At approximately 3:35 am this morning a plane crashed into an airport shopping center in Nairobi, Kenya. According to authorities on the scene it could have been much worse if not for the time the accident occurred. So far ABC NEWS is reporting that four people died in the crash. The known victims include the pilot, flight engineer, and two other crew members. Two guards at the plaza were also injured.
The plane was a white Fokker 50 propeller plane. The plane was flying to Somalia when it crashed into the shopping area. The force of the impact ripped the plane in two with the front half of the plane buried in the building, and the back half sticking out into the parking area.
The Fokker 50 is a cargo plane and, in this case, was transporting a recreational drug called khat. The National Institute on Drug Abuse describes khat as “a stimulant drug derived from a shrub (Catha edulis) that is native to East Africa and southern Arabia.” It is normally chewed or held in the mouth like chewing tobacco. The drug itself produces euphoria and relaxation; however it is banned in the United States because it is usually mixed with the added chemical narcotic cathinone.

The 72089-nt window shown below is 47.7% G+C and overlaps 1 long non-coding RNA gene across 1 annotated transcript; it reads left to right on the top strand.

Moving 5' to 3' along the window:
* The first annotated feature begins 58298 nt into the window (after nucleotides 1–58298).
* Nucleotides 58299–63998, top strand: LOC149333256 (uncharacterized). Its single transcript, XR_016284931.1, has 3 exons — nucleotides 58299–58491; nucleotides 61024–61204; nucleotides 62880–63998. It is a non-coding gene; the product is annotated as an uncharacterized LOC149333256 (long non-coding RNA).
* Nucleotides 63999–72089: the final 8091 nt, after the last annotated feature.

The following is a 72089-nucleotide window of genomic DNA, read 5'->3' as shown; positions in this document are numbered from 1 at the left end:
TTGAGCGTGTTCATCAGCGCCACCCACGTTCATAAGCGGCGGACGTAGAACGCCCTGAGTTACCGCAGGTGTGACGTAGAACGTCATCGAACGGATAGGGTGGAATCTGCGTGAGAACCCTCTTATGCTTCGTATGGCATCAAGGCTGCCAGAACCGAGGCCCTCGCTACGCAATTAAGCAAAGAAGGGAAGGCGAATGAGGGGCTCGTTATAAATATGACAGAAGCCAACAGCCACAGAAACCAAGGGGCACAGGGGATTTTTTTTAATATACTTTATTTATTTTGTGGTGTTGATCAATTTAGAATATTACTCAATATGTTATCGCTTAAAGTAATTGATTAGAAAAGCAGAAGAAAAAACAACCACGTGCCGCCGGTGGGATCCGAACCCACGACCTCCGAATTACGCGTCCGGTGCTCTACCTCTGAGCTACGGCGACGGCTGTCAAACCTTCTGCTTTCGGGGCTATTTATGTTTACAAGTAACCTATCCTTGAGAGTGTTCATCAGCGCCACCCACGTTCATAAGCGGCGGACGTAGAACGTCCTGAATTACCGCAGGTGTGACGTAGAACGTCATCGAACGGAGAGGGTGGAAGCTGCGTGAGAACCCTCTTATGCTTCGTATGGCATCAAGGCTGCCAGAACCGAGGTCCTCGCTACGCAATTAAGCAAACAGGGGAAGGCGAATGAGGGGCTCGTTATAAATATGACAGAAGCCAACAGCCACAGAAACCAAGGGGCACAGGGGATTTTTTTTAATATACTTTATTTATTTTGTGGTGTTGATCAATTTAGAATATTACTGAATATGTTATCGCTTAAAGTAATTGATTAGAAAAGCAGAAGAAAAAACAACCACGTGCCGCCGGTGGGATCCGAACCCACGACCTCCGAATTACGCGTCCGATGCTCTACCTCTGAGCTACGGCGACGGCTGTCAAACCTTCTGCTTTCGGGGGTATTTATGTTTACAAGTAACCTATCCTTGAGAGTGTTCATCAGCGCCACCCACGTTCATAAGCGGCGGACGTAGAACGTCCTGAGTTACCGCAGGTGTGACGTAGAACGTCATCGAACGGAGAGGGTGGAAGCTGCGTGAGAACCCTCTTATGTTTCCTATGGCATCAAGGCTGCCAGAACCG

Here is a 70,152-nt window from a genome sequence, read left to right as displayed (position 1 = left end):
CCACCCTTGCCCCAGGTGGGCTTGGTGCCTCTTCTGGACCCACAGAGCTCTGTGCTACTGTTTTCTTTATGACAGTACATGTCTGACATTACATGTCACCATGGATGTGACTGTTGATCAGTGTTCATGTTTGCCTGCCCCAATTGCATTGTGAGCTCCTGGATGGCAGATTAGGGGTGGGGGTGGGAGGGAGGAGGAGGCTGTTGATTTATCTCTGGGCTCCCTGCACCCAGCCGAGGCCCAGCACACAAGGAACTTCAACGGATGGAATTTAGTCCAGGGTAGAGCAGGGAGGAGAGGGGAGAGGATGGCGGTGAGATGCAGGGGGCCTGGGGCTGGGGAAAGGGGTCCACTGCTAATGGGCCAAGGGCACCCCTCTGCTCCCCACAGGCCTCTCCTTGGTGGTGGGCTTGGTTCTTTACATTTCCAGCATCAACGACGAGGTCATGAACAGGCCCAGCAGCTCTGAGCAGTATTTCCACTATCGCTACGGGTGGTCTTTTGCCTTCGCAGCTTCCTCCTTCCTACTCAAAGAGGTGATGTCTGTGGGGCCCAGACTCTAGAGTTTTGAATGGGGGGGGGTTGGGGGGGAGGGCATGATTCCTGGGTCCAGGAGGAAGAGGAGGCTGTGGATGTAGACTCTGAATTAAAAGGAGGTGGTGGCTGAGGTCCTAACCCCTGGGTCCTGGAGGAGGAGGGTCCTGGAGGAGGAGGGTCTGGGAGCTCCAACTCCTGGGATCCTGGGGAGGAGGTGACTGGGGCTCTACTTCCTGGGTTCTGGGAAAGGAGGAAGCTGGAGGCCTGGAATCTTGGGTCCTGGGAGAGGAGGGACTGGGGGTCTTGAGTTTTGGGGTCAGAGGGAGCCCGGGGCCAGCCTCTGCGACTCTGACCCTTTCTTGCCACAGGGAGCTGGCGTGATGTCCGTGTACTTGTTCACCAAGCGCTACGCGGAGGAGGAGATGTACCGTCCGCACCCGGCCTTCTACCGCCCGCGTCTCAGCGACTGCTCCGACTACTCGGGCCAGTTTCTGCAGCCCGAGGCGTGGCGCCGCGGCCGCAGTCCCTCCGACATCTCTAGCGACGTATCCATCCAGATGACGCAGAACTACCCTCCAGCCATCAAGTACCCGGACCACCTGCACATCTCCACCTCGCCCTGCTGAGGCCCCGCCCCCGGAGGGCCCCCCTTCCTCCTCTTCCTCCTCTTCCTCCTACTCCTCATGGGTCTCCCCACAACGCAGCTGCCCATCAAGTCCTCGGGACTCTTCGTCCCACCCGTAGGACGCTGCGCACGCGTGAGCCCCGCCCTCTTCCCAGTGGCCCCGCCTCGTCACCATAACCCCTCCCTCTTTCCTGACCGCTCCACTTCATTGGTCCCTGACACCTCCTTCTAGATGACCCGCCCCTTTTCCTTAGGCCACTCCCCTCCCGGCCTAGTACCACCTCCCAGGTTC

Khat is legal in many African countries and there are daily flights from Nairobi taking the drugs to Somalia. According to the Kenyan Air Authority (KAA), the plane took off in the early morning hours from Jomo Kenyatta International Airport and crashed just minutes later. There were no reports of unusual or bad weather patterns that may have thrown the plane off course.
Jomo Kenyatta is one of the busiest airports in the eastern part of Africa. The KAA does not have any evidence indicating that the pilot or anyone else on the plane used khat prior to takeoff. As of now it is a new and developing investigation with all possibilities being examined.